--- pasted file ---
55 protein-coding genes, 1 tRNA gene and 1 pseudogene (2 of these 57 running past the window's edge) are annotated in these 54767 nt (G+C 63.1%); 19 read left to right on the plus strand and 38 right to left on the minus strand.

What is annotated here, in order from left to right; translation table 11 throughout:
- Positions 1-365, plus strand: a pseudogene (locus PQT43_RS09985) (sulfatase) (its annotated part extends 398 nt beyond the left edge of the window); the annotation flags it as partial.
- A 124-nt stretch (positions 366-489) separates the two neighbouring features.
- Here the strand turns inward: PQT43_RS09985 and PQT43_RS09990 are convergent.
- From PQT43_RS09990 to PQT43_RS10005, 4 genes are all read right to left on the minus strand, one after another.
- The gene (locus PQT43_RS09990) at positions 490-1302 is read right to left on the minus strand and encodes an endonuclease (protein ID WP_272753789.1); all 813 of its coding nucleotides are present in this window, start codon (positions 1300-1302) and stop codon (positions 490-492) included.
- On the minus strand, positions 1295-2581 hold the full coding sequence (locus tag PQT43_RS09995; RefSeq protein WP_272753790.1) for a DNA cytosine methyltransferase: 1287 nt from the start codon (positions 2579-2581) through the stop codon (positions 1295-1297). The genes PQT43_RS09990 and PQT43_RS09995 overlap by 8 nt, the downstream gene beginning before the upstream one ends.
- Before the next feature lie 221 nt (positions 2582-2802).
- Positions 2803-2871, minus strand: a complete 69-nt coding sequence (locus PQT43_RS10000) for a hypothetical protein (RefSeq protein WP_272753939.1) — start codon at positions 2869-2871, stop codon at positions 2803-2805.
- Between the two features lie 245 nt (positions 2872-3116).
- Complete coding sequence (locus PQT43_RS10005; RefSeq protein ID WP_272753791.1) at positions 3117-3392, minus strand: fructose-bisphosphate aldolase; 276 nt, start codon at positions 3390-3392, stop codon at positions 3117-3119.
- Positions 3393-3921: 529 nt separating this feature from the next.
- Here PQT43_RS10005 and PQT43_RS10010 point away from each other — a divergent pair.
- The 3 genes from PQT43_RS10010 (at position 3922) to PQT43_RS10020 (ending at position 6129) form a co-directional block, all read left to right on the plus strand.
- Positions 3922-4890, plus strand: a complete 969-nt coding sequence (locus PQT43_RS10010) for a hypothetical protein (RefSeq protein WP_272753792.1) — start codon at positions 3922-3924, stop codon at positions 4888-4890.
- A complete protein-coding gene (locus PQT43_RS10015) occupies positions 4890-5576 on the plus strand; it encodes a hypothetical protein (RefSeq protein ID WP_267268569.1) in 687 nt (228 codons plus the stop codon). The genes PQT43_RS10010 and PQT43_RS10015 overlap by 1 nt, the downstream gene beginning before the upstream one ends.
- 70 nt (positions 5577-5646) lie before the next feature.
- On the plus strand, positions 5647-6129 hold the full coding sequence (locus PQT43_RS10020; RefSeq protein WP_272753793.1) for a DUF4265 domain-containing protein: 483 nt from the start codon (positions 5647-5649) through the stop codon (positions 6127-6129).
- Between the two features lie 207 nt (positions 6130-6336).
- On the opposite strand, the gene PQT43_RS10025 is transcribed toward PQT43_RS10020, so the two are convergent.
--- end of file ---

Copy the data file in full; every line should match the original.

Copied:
55 protein-coding genes, 1 tRNA gene and 1 pseudogene (2 of these 57 running past the window's edge) are annotated in these 54767 nt (G+C 63.1%); 19 read left to right on the plus strand and 38 right to left on the minus strand.

What is annotated here, in order from left to right; translation table 11 throughout:
- Positions 1-365, plus strand: a pseudogene (locus PQT43_RS09985) (sulfatase) (its annotated part extends 398 nt beyond the left edge of the window); the annotation flags it as partial.
- A 124-nt stretch (positions 366-489) separates the two neighbouring features.
- Here the strand turns inward: PQT43_RS09985 and PQT43_RS09990 are convergent.
- From PQT43_RS09990 to PQT43_RS10005, 4 genes are all read right to left on the minus strand, one after another.
- The gene (locus PQT43_RS09990) at positions 490-1302 is read right to left on the minus strand and encodes an endonuclease (protein ID WP_272753789.1); all 813 of its coding nucleotides are present in this window, start codon (positions 1300-1302) and stop codon (positions 490-492) included.
- On the minus strand, positions 1295-2581 hold the full coding sequence (locus tag PQT43_RS09995; RefSeq protein WP_272753790.1) for a DNA cytosine methyltransferase: 1287 nt from the start codon (positions 2579-2581) through the stop codon (positions 1295-1297). The genes PQT43_RS09990 and PQT43_RS09995 overlap by 8 nt, the downstream gene beginning before the upstream one ends.
- Before the next feature lie 221 nt (positions 2582-2802).
- Positions 2803-2871, minus strand: a complete 69-nt coding sequence (locus PQT43_RS10000) for a hypothetical protein (RefSeq protein WP_272753939.1) — start codon at positions 2869-2871, stop codon at positions 2803-2805.
- Between the two features lie 245 nt (positions 2872-3116).
- Complete coding sequence (locus PQT43_RS10005; RefSeq protein ID WP_272753791.1) at positions 3117-3392, minus strand: fructose-bisphosphate aldolase; 276 nt, start codon at positions 3390-3392, stop codon at positions 3117-3119.
- Positions 3393-3921: 529 nt separating this feature from the next.
- Here PQT43_RS10005 and PQT43_RS10010 point away from each other — a divergent pair.
- The 3 genes from PQT43_RS10010 (at position 3922) to PQT43_RS10020 (ending at position 6129) form a co-directional block, all read left to right on the plus strand.
- Positions 3922-4890, plus strand: a complete 969-nt coding sequence (locus PQT43_RS10010) for a hypothetical protein (RefSeq protein WP_272753792.1) — start codon at positions 3922-3924, stop codon at positions 4888-4890.
- A complete protein-coding gene (locus PQT43_RS10015) occupies positions 4890-5576 on the plus strand; it encodes a hypothetical protein (RefSeq protein ID WP_267268569.1) in 687 nt (228 codons plus the stop codon). The genes PQT43_RS10010 and PQT43_RS10015 overlap by 1 nt, the downstream gene beginning before the upstream one ends.
- 70 nt (positions 5577-5646) lie before the next feature.
- On the plus strand, positions 5647-6129 hold the full coding sequence (locus PQT43_RS10020; RefSeq protein WP_272753793.1) for a DUF4265 domain-containing protein: 483 nt from the start codon (positions 5647-5649) through the stop codon (positions 6127-6129).
- Between the two features lie 207 nt (positions 6130-6336).
- On the opposite strand, the gene PQT43_RS10025 is transcribed toward PQT43_RS10020, so the two are convergent.